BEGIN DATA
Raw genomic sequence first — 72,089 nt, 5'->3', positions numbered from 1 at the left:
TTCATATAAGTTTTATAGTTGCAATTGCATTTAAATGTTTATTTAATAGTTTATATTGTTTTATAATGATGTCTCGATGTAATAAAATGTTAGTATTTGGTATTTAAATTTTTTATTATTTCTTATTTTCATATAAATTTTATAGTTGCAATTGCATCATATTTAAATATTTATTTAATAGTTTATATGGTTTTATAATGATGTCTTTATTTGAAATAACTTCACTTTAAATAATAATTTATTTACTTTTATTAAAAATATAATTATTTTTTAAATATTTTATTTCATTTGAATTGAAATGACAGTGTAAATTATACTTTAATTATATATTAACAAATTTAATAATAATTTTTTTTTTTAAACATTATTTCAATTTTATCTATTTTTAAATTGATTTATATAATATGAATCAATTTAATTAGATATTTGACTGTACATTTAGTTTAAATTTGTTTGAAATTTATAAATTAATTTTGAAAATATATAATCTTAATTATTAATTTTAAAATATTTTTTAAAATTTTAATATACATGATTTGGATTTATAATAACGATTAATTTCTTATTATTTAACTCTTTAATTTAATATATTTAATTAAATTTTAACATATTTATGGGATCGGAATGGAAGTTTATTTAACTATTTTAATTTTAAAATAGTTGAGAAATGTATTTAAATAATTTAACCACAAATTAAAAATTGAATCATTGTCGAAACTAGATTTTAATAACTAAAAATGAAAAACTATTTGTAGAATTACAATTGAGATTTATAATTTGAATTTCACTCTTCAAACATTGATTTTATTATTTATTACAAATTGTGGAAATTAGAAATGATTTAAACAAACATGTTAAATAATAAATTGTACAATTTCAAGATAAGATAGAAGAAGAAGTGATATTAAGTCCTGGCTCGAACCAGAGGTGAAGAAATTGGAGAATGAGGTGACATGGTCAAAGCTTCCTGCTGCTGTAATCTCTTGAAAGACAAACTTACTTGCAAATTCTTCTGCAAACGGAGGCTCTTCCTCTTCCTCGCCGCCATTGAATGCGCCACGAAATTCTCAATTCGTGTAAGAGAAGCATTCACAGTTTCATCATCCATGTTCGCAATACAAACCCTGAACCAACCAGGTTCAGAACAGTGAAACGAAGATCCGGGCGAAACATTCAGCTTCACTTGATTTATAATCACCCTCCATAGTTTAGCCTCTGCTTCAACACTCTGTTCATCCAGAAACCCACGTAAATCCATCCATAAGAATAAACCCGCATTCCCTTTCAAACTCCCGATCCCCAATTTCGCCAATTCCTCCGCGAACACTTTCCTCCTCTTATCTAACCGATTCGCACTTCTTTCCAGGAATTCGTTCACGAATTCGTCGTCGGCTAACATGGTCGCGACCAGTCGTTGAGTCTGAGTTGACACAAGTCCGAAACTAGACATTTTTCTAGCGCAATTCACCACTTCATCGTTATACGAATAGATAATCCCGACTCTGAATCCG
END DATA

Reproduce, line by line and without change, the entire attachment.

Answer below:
Raw genomic sequence first — 72,089 nt, 5'->3', positions numbered from 1 at the left:
TTCATATAAGTTTTATAGTTGCAATTGCATTTAAATGTTTATTTAATAGTTTATATTGTTTTATAATGATGTCTCGATGTAATAAAATGTTAGTATTTGGTATTTAAATTTTTTATTATTTCTTATTTTCATATAAATTTTATAGTTGCAATTGCATCATATTTAAATATTTATTTAATAGTTTATATGGTTTTATAATGATGTCTTTATTTGAAATAACTTCACTTTAAATAATAATTTATTTACTTTTATTAAAAATATAATTATTTTTTAAATATTTTATTTCATTTGAATTGAAATGACAGTGTAAATTATACTTTAATTATATATTAACAAATTTAATAATAATTTTTTTTTTTAAACATTATTTCAATTTTATCTATTTTTAAATTGATTTATATAATATGAATCAATTTAATTAGATATTTGACTGTACATTTAGTTTAAATTTGTTTGAAATTTATAAATTAATTTTGAAAATATATAATCTTAATTATTAATTTTAAAATATTTTTTAAAATTTTAATATACATGATTTGGATTTATAATAACGATTAATTTCTTATTATTTAACTCTTTAATTTAATATATTTAATTAAATTTTAACATATTTATGGGATCGGAATGGAAGTTTATTTAACTATTTTAATTTTAAAATAGTTGAGAAATGTATTTAAATAATTTAACCACAAATTAAAAATTGAATCATTGTCGAAACTAGATTTTAATAACTAAAAATGAAAAACTATTTGTAGAATTACAATTGAGATTTATAATTTGAATTTCACTCTTCAAACATTGATTTTATTATTTATTACAAATTGTGGAAATTAGAAATGATTTAAACAAACATGTTAAATAATAAATTGTACAATTTCAAGATAAGATAGAAGAAGAAGTGATATTAAGTCCTGGCTCGAACCAGAGGTGAAGAAATTGGAGAATGAGGTGACATGGTCAAAGCTTCCTGCTGCTGTAATCTCTTGAAAGACAAACTTACTTGCAAATTCTTCTGCAAACGGAGGCTCTTCCTCTTCCTCGCCGCCATTGAATGCGCCACGAAATTCTCAATTCGTGTAAGAGAAGCATTCACAGTTTCATCATCCATGTTCGCAATACAAACCCTGAACCAACCAGGTTCAGAACAGTGAAACGAAGATCCGGGCGAAACATTCAGCTTCACTTGATTTATAATCACCCTCCATAGTTTAGCCTCTGCTTCAACACTCTGTTCATCCAGAAACCCACGTAAATCCATCCATAAGAATAAACCCGCATTCCCTTTCAAACTCCCGATCCCCAATTTCGCCAATTCCTCCGCGAACACTTTCCTCCTCTTATCTAACCGATTCGCACTTCTTTCCAGGAATTCGTTCACGAATTCGTCGTCGGCTAACATGGTCGCGACCAGTCGTTGAGTCTGAGTTGACACAAGTCCGAAACTAGACATTTTTCTAGCGCAATTCACCACTTCATCGTTATACGAATAGATAATCCCGACTCTGAATCCG